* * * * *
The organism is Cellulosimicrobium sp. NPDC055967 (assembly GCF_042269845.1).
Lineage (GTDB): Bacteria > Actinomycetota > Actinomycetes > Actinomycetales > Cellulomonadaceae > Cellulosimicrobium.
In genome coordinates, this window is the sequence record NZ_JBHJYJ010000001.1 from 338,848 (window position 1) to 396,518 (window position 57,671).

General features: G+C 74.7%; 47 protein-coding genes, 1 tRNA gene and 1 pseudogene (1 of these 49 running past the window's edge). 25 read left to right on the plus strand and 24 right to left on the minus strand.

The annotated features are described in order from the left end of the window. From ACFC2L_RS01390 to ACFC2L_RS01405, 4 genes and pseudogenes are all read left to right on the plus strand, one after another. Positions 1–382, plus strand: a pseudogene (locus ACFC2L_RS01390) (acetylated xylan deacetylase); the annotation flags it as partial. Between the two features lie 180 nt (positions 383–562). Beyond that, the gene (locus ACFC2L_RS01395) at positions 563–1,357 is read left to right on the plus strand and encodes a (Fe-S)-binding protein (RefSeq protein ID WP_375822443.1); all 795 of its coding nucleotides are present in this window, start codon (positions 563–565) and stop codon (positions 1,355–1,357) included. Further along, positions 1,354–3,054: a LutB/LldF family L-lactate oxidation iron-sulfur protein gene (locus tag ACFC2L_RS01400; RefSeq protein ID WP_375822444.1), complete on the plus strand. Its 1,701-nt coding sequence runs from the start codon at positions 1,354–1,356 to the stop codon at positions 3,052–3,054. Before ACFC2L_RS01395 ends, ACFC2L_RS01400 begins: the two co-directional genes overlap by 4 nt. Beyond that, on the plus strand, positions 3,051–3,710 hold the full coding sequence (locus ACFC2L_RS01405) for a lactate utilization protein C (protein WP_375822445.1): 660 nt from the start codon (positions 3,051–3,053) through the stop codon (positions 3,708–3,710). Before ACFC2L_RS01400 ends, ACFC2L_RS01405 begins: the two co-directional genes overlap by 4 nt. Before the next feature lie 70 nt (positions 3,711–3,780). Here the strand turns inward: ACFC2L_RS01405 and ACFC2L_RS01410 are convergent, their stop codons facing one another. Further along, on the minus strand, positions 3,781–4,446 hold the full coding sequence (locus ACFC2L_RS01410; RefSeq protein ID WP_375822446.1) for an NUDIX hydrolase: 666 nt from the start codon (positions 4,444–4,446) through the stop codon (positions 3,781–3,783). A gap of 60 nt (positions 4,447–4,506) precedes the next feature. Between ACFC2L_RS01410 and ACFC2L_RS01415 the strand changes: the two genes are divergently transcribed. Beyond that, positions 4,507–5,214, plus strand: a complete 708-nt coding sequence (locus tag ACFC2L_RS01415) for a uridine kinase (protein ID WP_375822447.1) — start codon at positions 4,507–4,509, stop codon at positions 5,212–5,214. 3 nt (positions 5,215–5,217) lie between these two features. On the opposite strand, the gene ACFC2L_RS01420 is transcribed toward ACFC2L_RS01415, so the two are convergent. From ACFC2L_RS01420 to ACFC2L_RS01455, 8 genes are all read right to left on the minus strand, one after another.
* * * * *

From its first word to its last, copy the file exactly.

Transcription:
The organism is Cellulosimicrobium sp. NPDC055967 (assembly GCF_042269845.1).
Lineage (GTDB): Bacteria > Actinomycetota > Actinomycetes > Actinomycetales > Cellulomonadaceae > Cellulosimicrobium.
In genome coordinates, this window is the sequence record NZ_JBHJYJ010000001.1 from 338,848 (window position 1) to 396,518 (window position 57,671).

General features: G+C 74.7%; 47 protein-coding genes, 1 tRNA gene and 1 pseudogene (1 of these 49 running past the window's edge). 25 read left to right on the plus strand and 24 right to left on the minus strand.

The annotated features are described in order from the left end of the window. From ACFC2L_RS01390 to ACFC2L_RS01405, 4 genes and pseudogenes are all read left to right on the plus strand, one after another. Positions 1–382, plus strand: a pseudogene (locus ACFC2L_RS01390) (acetylated xylan deacetylase); the annotation flags it as partial. Between the two features lie 180 nt (positions 383–562). Beyond that, the gene (locus ACFC2L_RS01395) at positions 563–1,357 is read left to right on the plus strand and encodes a (Fe-S)-binding protein (RefSeq protein ID WP_375822443.1); all 795 of its coding nucleotides are present in this window, start codon (positions 563–565) and stop codon (positions 1,355–1,357) included. Further along, positions 1,354–3,054: a LutB/LldF family L-lactate oxidation iron-sulfur protein gene (locus tag ACFC2L_RS01400; RefSeq protein ID WP_375822444.1), complete on the plus strand. Its 1,701-nt coding sequence runs from the start codon at positions 1,354–1,356 to the stop codon at positions 3,052–3,054. Before ACFC2L_RS01395 ends, ACFC2L_RS01400 begins: the two co-directional genes overlap by 4 nt. Beyond that, on the plus strand, positions 3,051–3,710 hold the full coding sequence (locus ACFC2L_RS01405) for a lactate utilization protein C (protein WP_375822445.1): 660 nt from the start codon (positions 3,051–3,053) through the stop codon (positions 3,708–3,710). Before ACFC2L_RS01400 ends, ACFC2L_RS01405 begins: the two co-directional genes overlap by 4 nt. Before the next feature lie 70 nt (positions 3,711–3,780). Here the strand turns inward: ACFC2L_RS01405 and ACFC2L_RS01410 are convergent, their stop codons facing one another. Further along, on the minus strand, positions 3,781–4,446 hold the full coding sequence (locus ACFC2L_RS01410; RefSeq protein ID WP_375822446.1) for an NUDIX hydrolase: 666 nt from the start codon (positions 4,444–4,446) through the stop codon (positions 3,781–3,783). A gap of 60 nt (positions 4,447–4,506) precedes the next feature. Between ACFC2L_RS01410 and ACFC2L_RS01415 the strand changes: the two genes are divergently transcribed. Beyond that, positions 4,507–5,214, plus strand: a complete 708-nt coding sequence (locus tag ACFC2L_RS01415) for a uridine kinase (protein ID WP_375822447.1) — start codon at positions 4,507–4,509, stop codon at positions 5,212–5,214. 3 nt (positions 5,215–5,217) lie between these two features. On the opposite strand, the gene ACFC2L_RS01420 is transcribed toward ACFC2L_RS01415, so the two are convergent. From ACFC2L_RS01420 to ACFC2L_RS01455, 8 genes are all read right to left on the minus strand, one after another.